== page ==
Offseason Team Previews

2022 Chicago Bears Offseason Preview

by Kyle Dvorchak
Updated On: February 18, 2022, 12:32 pm ET

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The final whistle of the Super Bowl marks the end of the 2021 season. That solidifies all draft positions and gets us looking to free agency as the next chance for teams to make significant changes to their rosters. In this series, I’ll break down the needs and goals of every team as it relates to the 2022 offseason. Included will be cap space, cut candidates, positions of need, and plenty of other useful stats and notes as we prepare for free agency and the 2022 NFL Draft. Special thanks to Over the Cap, Pro Football Reference, Pro Football Focus, and Ben Baldwin’s for all of the useful stats they track and house. 

Bears 2021 Recap

It felt as if the Bears' 2021 season was a lost cause before it even kicked off. Head coach Matt Nagy insisted on trotting out Andy Dalton as the starter to open the year and that went about as well as expected. Then, when he inserted rookie Justin Fields into the lineup, it appeared as though he had done nothing to change the game plan for the athletic rookie. Fields was used sparingly on designed runs despite his incredible combination of size and speed. After a disastrous start to the next chapter for the franchise, Chicago management fired Nagy and GM Ryan Pace. Colts defensive coordinator Matt Eberflus was tabbed as the next boss of the Bears shortly after their season ended.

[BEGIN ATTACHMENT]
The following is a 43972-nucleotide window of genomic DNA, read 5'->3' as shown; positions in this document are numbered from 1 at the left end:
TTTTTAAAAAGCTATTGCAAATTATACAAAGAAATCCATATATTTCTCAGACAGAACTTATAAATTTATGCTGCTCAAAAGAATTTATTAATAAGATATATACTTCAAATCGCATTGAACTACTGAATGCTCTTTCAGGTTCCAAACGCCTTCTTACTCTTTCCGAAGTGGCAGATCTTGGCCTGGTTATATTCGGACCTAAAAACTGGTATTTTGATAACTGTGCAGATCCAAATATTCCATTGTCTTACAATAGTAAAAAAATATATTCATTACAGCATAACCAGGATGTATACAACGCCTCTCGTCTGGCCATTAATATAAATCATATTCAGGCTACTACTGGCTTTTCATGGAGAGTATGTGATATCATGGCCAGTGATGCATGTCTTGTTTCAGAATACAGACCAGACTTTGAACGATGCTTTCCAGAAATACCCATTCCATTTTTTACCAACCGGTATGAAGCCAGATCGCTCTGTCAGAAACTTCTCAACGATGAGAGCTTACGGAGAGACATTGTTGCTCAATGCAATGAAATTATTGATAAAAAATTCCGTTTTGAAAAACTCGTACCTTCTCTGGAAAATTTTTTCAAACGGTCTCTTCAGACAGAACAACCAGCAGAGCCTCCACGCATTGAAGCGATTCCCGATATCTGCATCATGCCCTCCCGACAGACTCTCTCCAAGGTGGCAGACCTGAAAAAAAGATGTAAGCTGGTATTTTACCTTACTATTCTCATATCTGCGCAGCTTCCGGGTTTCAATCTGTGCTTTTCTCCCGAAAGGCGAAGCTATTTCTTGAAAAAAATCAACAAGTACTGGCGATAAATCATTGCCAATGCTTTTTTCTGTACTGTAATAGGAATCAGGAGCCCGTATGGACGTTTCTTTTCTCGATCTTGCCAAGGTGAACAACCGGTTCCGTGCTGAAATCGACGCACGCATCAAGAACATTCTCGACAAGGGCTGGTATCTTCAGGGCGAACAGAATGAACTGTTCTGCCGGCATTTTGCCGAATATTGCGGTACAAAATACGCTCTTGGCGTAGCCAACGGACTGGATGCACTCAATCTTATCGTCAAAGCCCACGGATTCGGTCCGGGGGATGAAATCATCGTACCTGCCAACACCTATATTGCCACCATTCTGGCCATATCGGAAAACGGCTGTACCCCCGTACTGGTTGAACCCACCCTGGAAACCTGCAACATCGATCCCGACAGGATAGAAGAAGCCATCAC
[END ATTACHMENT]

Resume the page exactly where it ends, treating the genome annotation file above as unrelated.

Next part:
Key Offensive Stats

  • Points per game: 18.3 (27th)
  • Dropback EPA: -.08 (29th)
  • Passing yards per game: 189 (30th)
  • Rush EPA: -.11 (23rd)
  • Rushing yards per game: 119 (14th)


Fields’ struggles were apparent from his first start. He took nine sacks versus the Browns in Week 3 and would continue walking into pressure throughout his rookie season. Fields recorded an 11.8 sack rate, the highest rate of any quarterback in 2021. The most dumbfounding consequence of the rookie’s struggles was Allen Robinson finally failing to overcome poor quarterback play, something that had been a hallmark of his career up to this point. Robinson’s 410 receiving yards were the lowest of his career save for a one-game season due to a torn ACL. In his place, Darnell Mooney broke out with an 81/1,055/4 receiving line. Mooney was the only true bright spot on the offense as David Montgomery ran for 849 yards at a sluggish 3.8 yards per carry.

Key Defensive Stats

  • Points per game: 23.9 (22nd)
  • Dropback EPA: .08 (20th)
  • Passing yards per game: 192 (3rd)
  • Rush EPA: -.02 (26th)
  • Rushing yards per game: 125 (4th)


Injuries derailed Khalil Mack for the first time in his career as he notched six sacks while appearing in seven games. Luckily for the Bears, they just happened to have another former All-Pro pass-rusher on their roster. Robert Quinn, who hadn’t tallied a dozen sacks in a season since 2013, got to the quarterback 18.5 times in 2021. The Bears finished fourth in sacks but struggled when passers got the ball off, allowing 7.6 yards per attempt. A healthy Mack plus a revitalized Quinn will be a ferocious duo but the Bears will need to add cornerback talent to reach the next level.

Bears 2022 Offseason



Cap Space

$28.6 million

First Pick

No. 39

Total Draft Value


Notable Free Agents

WR Allen Robinson, DE Akiem Hicks, LT Jason Peters, QB Andy Dalton, TE Jimmy Graham, CB Artie BurnsRT Germain Ifedi, FS Tashaun Gipson

Cut Candidates

DT Eddie Goldman ($6.7 million in savings), RB Tarik Cohen ($2.3 million), OLB Jeremiah Attaochu ($1.9 million)

Notes: Chicago's total draft value is the sum of the value of every pick they own using the Fitzgerald-Spielberger NFL Draft Trade Value Chart. The values are only estimates until the NFL announces compensatory picks. Cap savings are listed assuming the player is cut before June 1st.